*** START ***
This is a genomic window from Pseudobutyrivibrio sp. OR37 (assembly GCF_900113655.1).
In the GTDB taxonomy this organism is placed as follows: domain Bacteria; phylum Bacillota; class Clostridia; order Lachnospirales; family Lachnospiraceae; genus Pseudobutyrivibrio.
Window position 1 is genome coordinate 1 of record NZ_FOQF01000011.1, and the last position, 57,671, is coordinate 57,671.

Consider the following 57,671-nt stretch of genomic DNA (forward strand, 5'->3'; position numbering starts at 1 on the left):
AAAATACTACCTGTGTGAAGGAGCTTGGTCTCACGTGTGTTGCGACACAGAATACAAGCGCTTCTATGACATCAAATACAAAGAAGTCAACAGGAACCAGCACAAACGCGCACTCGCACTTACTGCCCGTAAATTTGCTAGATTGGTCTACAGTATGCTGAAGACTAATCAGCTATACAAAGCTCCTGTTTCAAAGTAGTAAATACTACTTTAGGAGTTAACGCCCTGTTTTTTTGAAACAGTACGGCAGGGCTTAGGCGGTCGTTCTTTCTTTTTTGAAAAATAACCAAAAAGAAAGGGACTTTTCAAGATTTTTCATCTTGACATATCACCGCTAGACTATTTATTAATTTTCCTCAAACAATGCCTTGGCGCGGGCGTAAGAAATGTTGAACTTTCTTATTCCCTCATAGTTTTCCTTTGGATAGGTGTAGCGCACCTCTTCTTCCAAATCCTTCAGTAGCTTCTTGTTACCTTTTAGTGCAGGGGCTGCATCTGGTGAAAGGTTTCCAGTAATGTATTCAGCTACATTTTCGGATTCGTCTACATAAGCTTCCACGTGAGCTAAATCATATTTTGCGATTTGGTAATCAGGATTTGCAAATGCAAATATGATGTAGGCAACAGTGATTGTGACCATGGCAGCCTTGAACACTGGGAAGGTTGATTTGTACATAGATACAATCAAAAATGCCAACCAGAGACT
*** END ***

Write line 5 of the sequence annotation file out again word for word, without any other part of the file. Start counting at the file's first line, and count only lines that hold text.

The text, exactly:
AAAATACTACCTGTGTGAAGGAGCTTGGTCTCACGTGTGTTGCGACACAGAATACAAGCGCTTCTATGACATCAAATACAAAGAAGTCAACAGGAACCAGCACAAACGCGCACTCGCACTTACTGCCCGTAAATTTGCTAGATTGGTCTACAGTATGCTGAAGACTAATCAGCTATACAAAGCTCCTGTTTCAAAGTAGTAAATACTACTTTAGGAGTTAACGCCCTGTTTTTTTGAAACAGTACGGCAGGGCTTAGGCGGTCGTTCTTTCTTTTTTGAAAAATAACCAAAAAGAAAGGGACTTTTCAAGATTTTTCATCTTGACATATCACCGCTAGACTATTTATTAATTTTCCTCAAACAATGCCTTGGCGCGGGCGTAAGAAATGTTGAACTTTCTTATTCCCTCATAGTTTTCCTTTGGATAGGTGTAGCGCACCTCTTCTTCCAAATCCTTCAGTAGCTTCTTGTTACCTTTTAGTGCAGGGGCTGCATCTGGTGAAAGGTTTCCAGTAATGTATTCAGCTACATTTTCGGATTCGTCTACATAAGCTTCCACGTGAGCTAAATCATATTTTGCGATTTGGTAATCAGGATTTGCAAATGCAAATATGATGTAGGCAACAGTGATTGTGACCATGGCAGCCTTGAACACTGGGAAGGTTGATTTGTACATAGATACAATCAAAAATGCCAACCAGAGACT